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Hacking Arm Prosthesis to Output CV: Thought-Controlled Music

YouTuber Bertolt Meyer and his husband are building a SynLimb. This device attaches to his arm prosthesis, converting his thoughts into Control Voltage signals. These signals are usable on any synth with CV input!

Video Description:

Together with Chrisi from KOMA Elektronik and my husband Daniel, I am in the process of building a device (the "SynLimb") that attaches to my arm prosthesis instead of the prosthetic hand. The SynLimb converts the electrode signals that my prosthesis picks up from my residual limb into control voltages (CV) for controlling my modular synthesizer. The SynLimb thus allows me to plug my prosthesis directly into my snythesizer so that I can control its parameters with the signals from my body that normally control the hand. For me, this feels like controlling the synth with my thoughts. I show the prototype(s), explain how we put it together and how it works, and do a little demo.

My Soundcloud: https://soundcloud.com/bertolt-meyer
KOMA Elektronik: https://www.youtube.com/user/KOMAelek...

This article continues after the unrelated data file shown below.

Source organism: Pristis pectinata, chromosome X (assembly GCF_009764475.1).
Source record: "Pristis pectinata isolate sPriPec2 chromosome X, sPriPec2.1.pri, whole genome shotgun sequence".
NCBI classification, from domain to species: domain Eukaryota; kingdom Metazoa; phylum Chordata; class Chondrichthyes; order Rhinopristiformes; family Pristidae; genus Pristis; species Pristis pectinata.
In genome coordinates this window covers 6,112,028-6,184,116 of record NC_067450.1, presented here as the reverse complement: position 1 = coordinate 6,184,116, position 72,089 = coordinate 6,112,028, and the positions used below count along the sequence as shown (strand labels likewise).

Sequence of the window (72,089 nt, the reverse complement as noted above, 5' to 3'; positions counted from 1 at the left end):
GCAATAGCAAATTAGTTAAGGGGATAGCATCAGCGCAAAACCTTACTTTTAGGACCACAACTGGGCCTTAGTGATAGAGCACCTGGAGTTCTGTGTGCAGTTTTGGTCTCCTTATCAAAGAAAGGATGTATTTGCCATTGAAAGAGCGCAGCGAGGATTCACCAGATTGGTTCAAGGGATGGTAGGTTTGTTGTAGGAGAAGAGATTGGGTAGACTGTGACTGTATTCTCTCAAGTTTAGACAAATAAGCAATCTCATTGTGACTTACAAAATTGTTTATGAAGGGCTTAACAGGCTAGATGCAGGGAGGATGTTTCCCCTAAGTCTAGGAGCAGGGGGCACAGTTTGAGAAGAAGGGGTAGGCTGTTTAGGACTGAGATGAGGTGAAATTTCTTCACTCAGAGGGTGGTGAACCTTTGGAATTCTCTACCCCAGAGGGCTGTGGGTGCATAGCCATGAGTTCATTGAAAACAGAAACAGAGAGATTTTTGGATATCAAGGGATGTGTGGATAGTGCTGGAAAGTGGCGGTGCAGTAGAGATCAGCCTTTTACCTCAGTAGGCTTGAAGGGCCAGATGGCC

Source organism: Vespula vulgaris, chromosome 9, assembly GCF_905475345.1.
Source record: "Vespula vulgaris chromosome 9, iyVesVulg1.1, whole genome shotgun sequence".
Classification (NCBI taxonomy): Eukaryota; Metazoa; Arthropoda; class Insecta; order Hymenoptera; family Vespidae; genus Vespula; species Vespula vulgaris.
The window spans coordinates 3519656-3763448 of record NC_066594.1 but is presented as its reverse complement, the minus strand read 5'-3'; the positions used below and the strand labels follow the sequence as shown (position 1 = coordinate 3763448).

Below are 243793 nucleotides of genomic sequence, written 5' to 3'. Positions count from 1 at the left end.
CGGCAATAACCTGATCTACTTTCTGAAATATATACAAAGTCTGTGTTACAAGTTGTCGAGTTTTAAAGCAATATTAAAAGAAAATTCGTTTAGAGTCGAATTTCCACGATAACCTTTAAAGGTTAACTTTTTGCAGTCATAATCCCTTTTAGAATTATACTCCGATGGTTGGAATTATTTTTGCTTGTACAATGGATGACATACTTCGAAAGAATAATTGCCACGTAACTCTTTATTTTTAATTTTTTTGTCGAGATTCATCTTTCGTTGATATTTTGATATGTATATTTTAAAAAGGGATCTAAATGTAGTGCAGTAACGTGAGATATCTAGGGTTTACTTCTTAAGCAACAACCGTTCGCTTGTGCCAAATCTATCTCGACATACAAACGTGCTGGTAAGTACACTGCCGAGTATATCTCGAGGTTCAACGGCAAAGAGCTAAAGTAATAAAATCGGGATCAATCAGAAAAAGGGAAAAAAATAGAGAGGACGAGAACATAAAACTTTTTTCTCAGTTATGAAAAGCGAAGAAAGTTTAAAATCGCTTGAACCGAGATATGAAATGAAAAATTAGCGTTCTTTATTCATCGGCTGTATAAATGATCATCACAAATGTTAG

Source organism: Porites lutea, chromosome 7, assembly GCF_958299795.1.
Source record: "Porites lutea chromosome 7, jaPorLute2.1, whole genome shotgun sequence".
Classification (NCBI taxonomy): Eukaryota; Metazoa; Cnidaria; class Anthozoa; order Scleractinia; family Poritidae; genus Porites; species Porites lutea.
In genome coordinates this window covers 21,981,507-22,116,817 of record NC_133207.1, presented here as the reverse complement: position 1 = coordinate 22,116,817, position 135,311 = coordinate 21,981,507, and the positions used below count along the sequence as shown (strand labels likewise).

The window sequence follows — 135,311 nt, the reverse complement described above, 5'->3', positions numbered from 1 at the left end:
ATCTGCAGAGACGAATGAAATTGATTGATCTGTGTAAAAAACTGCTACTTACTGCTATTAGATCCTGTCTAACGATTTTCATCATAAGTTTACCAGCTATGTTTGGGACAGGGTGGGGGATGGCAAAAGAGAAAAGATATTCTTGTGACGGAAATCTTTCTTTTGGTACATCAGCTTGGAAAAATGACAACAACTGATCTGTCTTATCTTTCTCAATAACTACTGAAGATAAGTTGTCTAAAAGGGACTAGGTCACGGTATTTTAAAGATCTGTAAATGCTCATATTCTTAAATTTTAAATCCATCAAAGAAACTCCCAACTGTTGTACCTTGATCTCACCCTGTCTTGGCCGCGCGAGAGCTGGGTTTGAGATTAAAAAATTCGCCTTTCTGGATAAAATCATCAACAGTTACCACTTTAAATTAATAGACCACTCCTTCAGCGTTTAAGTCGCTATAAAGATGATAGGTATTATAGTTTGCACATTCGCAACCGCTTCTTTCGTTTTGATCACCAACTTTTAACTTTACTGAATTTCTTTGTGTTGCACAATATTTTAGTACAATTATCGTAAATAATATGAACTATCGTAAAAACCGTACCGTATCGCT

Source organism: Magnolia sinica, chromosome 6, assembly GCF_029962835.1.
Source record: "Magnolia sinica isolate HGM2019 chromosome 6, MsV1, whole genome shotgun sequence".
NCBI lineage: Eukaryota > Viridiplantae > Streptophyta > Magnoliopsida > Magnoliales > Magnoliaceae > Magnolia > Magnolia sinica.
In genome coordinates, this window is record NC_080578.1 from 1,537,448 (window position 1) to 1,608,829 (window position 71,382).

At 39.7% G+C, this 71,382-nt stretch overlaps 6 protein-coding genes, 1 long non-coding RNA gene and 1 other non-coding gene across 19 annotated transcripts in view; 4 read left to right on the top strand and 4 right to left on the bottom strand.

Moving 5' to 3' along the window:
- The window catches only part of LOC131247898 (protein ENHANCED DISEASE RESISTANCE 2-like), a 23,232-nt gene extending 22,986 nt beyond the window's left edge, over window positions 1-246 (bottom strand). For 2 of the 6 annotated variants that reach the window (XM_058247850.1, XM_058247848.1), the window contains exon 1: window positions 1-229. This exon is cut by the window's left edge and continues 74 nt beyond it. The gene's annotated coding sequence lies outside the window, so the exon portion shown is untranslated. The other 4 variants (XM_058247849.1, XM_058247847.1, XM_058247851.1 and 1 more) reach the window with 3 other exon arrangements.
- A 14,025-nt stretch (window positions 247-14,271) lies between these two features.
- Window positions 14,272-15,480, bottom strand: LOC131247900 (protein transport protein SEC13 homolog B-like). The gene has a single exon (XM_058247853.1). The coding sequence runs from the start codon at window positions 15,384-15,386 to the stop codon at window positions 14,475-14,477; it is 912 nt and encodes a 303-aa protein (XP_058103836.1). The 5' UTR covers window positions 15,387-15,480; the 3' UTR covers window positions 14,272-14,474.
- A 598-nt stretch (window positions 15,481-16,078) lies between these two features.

Daniel's Art: https://danieltheiler.de

The inspiration to just try this despite not being an engineer came from wonderful Sam aka lookmumnocomputer: https://www.youtube.com/lookmumnocomp...
The inspiration to venture into modular synthesis in the first place came from the wonderful mylarmelodies: https://www.youtube.com/user/hello6am

March 05, 2020  | person_outline Tim Webb
Why does everyone keep calling this “thought-controlled”? It’s nerve impulse-triggered. You attempt to make motions on the missing limb part, and the sensors respond to the nerve impulses from the remaining nerves on the remaining part of the limb. It’s a bit of a stretch to call that “thought-controlled”, but hey, it sounds cool, right? Or is this one literally wired into the person’s brain? Do we call motor impulses thoughts? I can think about moving my arm all day and not actually do it.
March 06, 2020  | person dysamoria
@dysamoria: I've recently been studying neuroscience (because when my ADHD is treated, I do that now apparently) and can respect your distinction. The reason I called it "thought-controlled" was because the full title of the video is:

Hacking my arm prosthesis to output CV so that it plugs into my synth: Thought-controlled music!

I just shortened his title. I mean... he does have to think about sending those specific nerve impulses! I can't imagine what that's like, but it is probably not quite as easy as you or I thinking to move our hands.
On March 06, 2020 - @Tim Webb said:
@dysamoria: I've recently been studying neuroscience (because when my ADHD is treated, I do that now apparently) and can respect your distinction. The reason I called it "thought-controlled" was because the full title of the video is:

Hacking my arm prosthesis to output CV so that it plugs into my synth: Thought-controlled music!

I just shortened his title. I mean... he does have to think about sending those specific nerve impulses! I can't imagine what that's like, but it is probably not quite as easy as you or I thinking to move our hands.